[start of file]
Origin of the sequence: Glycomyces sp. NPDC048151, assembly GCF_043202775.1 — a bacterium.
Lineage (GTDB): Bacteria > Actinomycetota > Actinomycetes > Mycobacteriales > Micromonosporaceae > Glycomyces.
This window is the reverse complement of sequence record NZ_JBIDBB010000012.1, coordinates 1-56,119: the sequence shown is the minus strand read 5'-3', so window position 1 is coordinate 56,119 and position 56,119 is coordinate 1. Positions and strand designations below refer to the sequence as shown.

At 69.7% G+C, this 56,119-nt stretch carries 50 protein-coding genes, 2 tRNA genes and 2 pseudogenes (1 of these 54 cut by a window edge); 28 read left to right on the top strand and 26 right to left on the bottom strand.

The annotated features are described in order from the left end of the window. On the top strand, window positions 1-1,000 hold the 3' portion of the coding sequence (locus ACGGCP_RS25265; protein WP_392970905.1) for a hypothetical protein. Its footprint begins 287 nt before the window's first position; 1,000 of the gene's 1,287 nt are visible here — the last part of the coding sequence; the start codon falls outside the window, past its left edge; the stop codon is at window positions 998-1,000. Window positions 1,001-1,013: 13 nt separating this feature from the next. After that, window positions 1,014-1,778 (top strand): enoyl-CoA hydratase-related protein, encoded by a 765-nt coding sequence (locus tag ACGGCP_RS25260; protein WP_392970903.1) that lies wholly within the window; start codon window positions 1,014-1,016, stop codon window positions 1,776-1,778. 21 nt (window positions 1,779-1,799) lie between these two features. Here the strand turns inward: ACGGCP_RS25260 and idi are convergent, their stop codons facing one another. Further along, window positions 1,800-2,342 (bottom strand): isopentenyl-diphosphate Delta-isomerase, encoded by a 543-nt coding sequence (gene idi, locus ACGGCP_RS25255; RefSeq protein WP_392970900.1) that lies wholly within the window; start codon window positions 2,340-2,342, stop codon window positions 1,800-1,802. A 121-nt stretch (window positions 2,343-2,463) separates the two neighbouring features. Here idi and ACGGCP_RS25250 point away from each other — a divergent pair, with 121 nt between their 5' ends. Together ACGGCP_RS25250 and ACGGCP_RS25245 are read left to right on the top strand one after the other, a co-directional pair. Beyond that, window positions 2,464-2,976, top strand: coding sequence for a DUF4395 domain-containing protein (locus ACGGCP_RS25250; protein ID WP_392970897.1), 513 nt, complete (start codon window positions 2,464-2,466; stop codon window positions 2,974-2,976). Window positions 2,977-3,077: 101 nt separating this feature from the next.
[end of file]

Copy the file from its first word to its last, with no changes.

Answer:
Origin of the sequence: Glycomyces sp. NPDC048151, assembly GCF_043202775.1 — a bacterium.
Lineage (GTDB): Bacteria > Actinomycetota > Actinomycetes > Mycobacteriales > Micromonosporaceae > Glycomyces.
This window is the reverse complement of sequence record NZ_JBIDBB010000012.1, coordinates 1-56,119: the sequence shown is the minus strand read 5'-3', so window position 1 is coordinate 56,119 and position 56,119 is coordinate 1. Positions and strand designations below refer to the sequence as shown.

At 69.7% G+C, this 56,119-nt stretch carries 50 protein-coding genes, 2 tRNA genes and 2 pseudogenes (1 of these 54 cut by a window edge); 28 read left to right on the top strand and 26 right to left on the bottom strand.

The annotated features are described in order from the left end of the window. On the top strand, window positions 1-1,000 hold the 3' portion of the coding sequence (locus ACGGCP_RS25265; protein WP_392970905.1) for a hypothetical protein. Its footprint begins 287 nt before the window's first position; 1,000 of the gene's 1,287 nt are visible here — the last part of the coding sequence; the start codon falls outside the window, past its left edge; the stop codon is at window positions 998-1,000. Window positions 1,001-1,013: 13 nt separating this feature from the next. After that, window positions 1,014-1,778 (top strand): enoyl-CoA hydratase-related protein, encoded by a 765-nt coding sequence (locus tag ACGGCP_RS25260; protein WP_392970903.1) that lies wholly within the window; start codon window positions 1,014-1,016, stop codon window positions 1,776-1,778. 21 nt (window positions 1,779-1,799) lie between these two features. Here the strand turns inward: ACGGCP_RS25260 and idi are convergent, their stop codons facing one another. Further along, window positions 1,800-2,342 (bottom strand): isopentenyl-diphosphate Delta-isomerase, encoded by a 543-nt coding sequence (gene idi, locus ACGGCP_RS25255; RefSeq protein WP_392970900.1) that lies wholly within the window; start codon window positions 2,340-2,342, stop codon window positions 1,800-1,802. A 121-nt stretch (window positions 2,343-2,463) separates the two neighbouring features. Here idi and ACGGCP_RS25250 point away from each other — a divergent pair, with 121 nt between their 5' ends. Together ACGGCP_RS25250 and ACGGCP_RS25245 are read left to right on the top strand one after the other, a co-directional pair. Beyond that, window positions 2,464-2,976, top strand: coding sequence for a DUF4395 domain-containing protein (locus ACGGCP_RS25250; protein ID WP_392970897.1), 513 nt, complete (start codon window positions 2,464-2,466; stop codon window positions 2,974-2,976). Window positions 2,977-3,077: 101 nt separating this feature from the next.